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We are running four ESXi 6.5.0 VMware hosts, managed vie vSphere web client.

Recently, I added a new VMFS 6 volume in our storage, originally created with 2TB capacity, but quickly extended to 3TB before actually taking it to production. Ever since, I do not get consistent volume cacpacity readings. For example: A guest system had a disk of 1700GB originally on a different volume; I migrated that to the new volume, and after that try to enlarge it. So in change settings, the disk showed as 1700GB and maximum size 2.77TB - but when I attempted to set it to 2000GB, I got an alarm "insufficient disk capacity", and - lo and behold - the maximum size had gone down to 1.86TB! With this, I managed to increase my 1700 to 1900GB only ...

When checking the volume info under "configure" - "general" - "capacity", it sometimes shows 1.86TB as capacity (and allocated), but sometimes without anything special happening in-between it shows 2.77TB (with 1.86TB allocated). At times when the lower capacity is shown, clicking "update capacity" changes nothing.

Under "device backing", it shows 2.77TB (as far as I can tell without fluctuation?).

Under "monitor" - "performance" - "overview", I sometimes see 2.77 and sometime 1.86TB as well.

And so on ...

Each of the four hosts shows the volume correctly as LUN 10 = 2.77TB.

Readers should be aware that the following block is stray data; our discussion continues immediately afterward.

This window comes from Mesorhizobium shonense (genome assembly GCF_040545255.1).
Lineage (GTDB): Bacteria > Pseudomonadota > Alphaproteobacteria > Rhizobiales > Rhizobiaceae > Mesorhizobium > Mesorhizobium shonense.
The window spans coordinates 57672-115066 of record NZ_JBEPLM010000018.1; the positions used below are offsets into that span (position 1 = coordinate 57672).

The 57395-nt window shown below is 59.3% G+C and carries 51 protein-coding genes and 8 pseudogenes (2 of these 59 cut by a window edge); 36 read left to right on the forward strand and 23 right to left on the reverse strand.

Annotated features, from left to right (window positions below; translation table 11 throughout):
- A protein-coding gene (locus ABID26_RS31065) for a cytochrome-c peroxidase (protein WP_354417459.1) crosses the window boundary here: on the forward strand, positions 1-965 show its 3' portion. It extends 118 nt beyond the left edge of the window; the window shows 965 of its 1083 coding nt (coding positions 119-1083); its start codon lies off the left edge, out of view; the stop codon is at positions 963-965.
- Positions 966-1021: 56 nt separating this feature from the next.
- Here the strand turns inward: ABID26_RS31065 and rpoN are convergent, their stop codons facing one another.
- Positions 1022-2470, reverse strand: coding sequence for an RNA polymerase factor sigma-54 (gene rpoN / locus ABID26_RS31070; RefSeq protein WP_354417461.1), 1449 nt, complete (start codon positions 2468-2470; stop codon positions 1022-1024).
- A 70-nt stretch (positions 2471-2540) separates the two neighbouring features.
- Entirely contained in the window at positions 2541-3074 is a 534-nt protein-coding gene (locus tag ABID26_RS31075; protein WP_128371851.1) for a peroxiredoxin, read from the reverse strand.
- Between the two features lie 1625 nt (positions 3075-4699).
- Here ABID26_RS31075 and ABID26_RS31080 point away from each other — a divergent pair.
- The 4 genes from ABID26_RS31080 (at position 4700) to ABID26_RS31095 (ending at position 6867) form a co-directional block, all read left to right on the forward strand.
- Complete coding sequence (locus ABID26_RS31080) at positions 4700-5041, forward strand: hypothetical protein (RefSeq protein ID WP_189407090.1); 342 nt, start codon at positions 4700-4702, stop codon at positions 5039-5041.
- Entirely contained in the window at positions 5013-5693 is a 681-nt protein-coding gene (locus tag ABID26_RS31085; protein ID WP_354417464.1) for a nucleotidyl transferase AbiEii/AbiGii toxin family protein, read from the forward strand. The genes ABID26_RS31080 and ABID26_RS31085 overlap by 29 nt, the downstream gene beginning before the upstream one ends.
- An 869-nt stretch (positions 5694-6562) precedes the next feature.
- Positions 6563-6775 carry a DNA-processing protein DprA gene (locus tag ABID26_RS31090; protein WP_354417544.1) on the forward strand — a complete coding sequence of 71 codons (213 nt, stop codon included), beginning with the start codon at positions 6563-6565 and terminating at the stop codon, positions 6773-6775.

Strangely, the event log for the volume shows several entries "Capacity of ... enlarged from 2047894093824 bytes to 3047816167424 bytes". More specifically, I have the "volume created" event at 2019-07-05 11:44:16 and those "capacity extended" events at 2019-07-05 13:33:44, 2019-07-05 13:37:04, 2019-07-05 15:23:28, 2019-07-05 15:53:40, 2019-07-05 16:23:41, 2019-07-05 17:19:30, 2019-07-10 07:58:05, 2019-07-10 09:58:01. That's eight times up to now, way more than e.g. once per host, and mostly (but not completely) correlated with times when I have vsphere open, all in all not really explicable to me.

Questions:

  • What can be the cause of these observed fluctuations?
  • How can it be mended?
  • Once mended, how can I then be sure that it has been mended for good (I do not want to extend a disk an then be informed at a random moment that pat of the disk does not "exist")?
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I have a few ideas, I can't confirm whether they're actually what you're seeing though:

  1. What version of VMFS are you running on each system? Older versions appear to handle large files (near 2tb) differently than newer ones.
  2. Are there any volume healing operations you can try? It could be that the metadata on one or more of the disks is out of date and reports the wrong values when VMware tries to read it.
  3. How big are the individual storages used as VMFS backend? Are they large enough to hold a single 2TB file? I'm not sure if VMFS can distribute single VM disks across multiple nodes.
  4. I actually don't know VMFS that well, but I do know that ZFS and BTRFS (which are Copy on Write filesystems) are sometimes unable to precisely tell you the size of individual files on disk due to cluster/inode slack, snapshots, metadata, and other things that may not be counted when just querying the file size itself. With ZFS you can do zfs list -o space to show exactly what's used for what, perhaps VMFS has some similar option?